How To Back Up Your Paper Planner



Filofax Planner.

Please return.


No, I didn’t lose my planner but I’ve often wondered what would happen if I did.  I’m not worried about what the finder will do with the information as much as what I will do without it.  I have a LOT of information in my planner that I need and it’s information that would be difficult and time consuming to reconstruct.

I hadn’t really thought about backing it up until I watched Kent of Oz’s video.  I’ve been thinking about it ever since and it’s time to stop thinking and get it done! So here’s the plan:

1.       Decide what to back up.  Obviously not everything in my planner needs to be backed up.  Some of the information isn’t that important or can be retrieved easily.  Here’s what I decided to back-up:

  • A to Z tabs (this is probably the most important section of my planner);
  • Future Planning Sheet (things I need to do in 2014 or beyond)
  • Financial information (I keep all my current financial information for business and personal in my planner).
  • Completed monthly calendars and current month calendar.

A-Z Tabs

2.       Decide how to back it up.  There are several ways to do it.

  • Kent of Oz backs up his planner by taking photos of the pages with his iPhone.  Quick and easy.
  • Digital camera.  I take pictures all the time for the blog so this would be an easy option.
  • Scan the pages and save them in a file on your computer named “Planner Back-Up”.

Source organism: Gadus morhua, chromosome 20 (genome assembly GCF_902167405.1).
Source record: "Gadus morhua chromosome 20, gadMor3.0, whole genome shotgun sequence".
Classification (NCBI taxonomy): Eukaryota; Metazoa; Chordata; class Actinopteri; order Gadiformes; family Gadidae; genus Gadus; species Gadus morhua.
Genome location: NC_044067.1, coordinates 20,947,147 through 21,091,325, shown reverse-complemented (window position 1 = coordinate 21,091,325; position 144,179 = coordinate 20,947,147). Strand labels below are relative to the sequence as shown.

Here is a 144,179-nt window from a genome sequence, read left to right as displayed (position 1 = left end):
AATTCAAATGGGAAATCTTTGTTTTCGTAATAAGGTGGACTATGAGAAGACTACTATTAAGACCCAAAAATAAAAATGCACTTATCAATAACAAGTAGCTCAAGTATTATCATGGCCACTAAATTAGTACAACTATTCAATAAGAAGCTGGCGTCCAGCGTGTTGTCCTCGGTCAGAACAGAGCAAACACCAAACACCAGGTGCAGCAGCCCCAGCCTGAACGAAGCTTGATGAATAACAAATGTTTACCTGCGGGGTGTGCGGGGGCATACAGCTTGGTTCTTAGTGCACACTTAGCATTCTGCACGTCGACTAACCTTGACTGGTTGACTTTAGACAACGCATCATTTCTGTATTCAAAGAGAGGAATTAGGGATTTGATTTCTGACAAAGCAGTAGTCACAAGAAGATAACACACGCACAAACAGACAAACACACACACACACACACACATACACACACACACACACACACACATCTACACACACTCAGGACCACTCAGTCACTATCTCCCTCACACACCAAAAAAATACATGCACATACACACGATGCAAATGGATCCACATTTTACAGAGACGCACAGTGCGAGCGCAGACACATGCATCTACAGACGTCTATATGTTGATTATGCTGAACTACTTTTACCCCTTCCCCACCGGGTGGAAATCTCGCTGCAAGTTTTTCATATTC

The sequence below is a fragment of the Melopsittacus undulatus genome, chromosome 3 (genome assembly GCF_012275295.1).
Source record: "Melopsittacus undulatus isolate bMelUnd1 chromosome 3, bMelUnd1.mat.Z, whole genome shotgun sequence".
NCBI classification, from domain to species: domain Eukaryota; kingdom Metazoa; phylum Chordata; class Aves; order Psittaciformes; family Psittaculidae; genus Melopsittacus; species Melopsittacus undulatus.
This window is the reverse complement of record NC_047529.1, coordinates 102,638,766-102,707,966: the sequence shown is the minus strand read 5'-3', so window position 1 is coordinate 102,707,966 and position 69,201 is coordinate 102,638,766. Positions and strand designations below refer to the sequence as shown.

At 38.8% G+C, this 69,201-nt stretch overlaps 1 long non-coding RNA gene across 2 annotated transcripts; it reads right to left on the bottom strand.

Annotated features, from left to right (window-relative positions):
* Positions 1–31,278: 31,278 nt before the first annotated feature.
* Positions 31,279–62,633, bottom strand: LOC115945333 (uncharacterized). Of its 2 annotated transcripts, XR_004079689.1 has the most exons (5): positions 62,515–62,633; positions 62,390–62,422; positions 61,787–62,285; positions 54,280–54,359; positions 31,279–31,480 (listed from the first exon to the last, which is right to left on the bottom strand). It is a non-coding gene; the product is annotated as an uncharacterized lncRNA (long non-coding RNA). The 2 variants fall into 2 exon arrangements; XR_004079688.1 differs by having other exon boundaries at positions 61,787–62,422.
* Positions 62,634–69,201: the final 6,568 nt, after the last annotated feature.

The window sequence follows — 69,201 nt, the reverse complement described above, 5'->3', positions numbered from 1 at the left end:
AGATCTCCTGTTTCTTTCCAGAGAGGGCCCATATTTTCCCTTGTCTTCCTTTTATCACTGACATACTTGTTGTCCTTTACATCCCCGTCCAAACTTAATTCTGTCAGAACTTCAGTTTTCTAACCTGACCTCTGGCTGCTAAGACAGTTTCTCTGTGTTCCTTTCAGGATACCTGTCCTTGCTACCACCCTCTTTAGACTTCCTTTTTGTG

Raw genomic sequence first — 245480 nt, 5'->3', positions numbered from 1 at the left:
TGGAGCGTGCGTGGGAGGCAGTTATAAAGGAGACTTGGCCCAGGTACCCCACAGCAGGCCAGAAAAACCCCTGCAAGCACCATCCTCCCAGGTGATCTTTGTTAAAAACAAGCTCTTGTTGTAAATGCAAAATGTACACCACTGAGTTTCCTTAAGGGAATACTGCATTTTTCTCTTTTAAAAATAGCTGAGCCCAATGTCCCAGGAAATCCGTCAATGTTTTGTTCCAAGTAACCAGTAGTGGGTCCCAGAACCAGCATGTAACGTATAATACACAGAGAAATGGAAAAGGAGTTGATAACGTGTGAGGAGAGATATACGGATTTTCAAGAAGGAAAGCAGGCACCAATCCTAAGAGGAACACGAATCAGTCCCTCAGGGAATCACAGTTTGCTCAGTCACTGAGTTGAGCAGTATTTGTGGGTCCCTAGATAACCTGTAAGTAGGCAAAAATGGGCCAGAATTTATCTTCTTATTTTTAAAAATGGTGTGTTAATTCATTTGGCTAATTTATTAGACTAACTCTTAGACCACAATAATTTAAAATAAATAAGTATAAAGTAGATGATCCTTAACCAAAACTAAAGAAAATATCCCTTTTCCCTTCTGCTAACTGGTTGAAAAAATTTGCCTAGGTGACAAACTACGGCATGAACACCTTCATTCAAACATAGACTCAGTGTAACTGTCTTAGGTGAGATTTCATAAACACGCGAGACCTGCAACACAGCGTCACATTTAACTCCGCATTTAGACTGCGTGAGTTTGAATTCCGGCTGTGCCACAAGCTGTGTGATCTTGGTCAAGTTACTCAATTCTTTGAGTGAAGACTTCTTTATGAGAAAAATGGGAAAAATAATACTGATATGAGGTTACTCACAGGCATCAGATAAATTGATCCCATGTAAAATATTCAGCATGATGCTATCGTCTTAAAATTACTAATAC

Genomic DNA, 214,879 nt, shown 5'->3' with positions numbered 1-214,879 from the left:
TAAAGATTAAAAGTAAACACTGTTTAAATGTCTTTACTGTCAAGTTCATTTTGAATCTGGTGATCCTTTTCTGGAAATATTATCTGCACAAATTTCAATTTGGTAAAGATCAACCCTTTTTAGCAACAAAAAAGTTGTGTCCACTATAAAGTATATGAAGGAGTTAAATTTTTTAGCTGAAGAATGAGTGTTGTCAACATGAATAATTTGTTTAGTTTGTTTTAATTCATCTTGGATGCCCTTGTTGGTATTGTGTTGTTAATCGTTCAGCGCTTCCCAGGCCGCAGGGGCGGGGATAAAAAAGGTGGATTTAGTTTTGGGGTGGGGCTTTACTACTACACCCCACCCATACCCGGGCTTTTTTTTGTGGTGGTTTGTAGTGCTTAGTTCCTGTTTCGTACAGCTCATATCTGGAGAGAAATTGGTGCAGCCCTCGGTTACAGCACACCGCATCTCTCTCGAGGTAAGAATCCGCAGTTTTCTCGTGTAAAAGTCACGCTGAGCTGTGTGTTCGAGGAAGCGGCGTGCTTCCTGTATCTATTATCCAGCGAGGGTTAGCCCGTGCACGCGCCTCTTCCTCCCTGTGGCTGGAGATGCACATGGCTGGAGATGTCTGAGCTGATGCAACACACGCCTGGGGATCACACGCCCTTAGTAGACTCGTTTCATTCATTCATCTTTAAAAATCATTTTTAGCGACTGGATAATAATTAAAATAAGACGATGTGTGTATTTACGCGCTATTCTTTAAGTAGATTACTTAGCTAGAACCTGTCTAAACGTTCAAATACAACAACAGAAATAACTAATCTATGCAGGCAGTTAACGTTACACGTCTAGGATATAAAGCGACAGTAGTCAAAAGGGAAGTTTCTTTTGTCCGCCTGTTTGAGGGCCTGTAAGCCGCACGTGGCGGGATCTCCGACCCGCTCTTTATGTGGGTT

• Photocopy the pages and keep them in a file.  They don’t need to be organized – just saved.  Hopefully you’ll never need them.

My plan is to scan the pages.  The scanned pages will be easier to read and print if I ever actually need them.  But for today, I took pictures with my digital camera.  I was taking pictures of the planner anyway so it was easy and convenient.  And now the first back-up is done.

And that’s an important point.  Make it as easy as possible.  Scanning sounds like a great idea, but if it’s too much trouble, I won’t do it.  Maybe photos won’t be as practical if I actually need the back-up, but they’ll be better than nothing.

3.       Back it up.  Get it done.  Do it now.

4.       Decide how often to back-up the pages.  Here are some options:

  • Every time I add or change information;
  • At the end of each month;
  • Quarterly;
  • Annually.

I’m planning to back-up around the 1st of each month when I do my monthly checks and other back-ups and only back-up the pages with changes.

Monthly Checks

5.       Put the back-up on the calendar so I won’t forget.

Done.  Now I can breathe easier knowing that if my planner is lost, the information isn’t!

Do you back-up your planner?  How do you do it?  If you don’t, should you?

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Born in Kentucky, I am a wife and mom to 1 son and 2 daughters . I have an ink pen obsession, as well as a love for all things planner. I have been married for 10 years to my high school crush. I am a member of the church of Jesus Christ of Latter Day Saints.

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14 thoughts on “How To Back Up Your Paper Planner

  1. What a great idea. I did see Kent of Oz’s video and I thought it was a good idea, but I like your plan of taking it a bit further with scanning/copying for easy reference in the future if needed.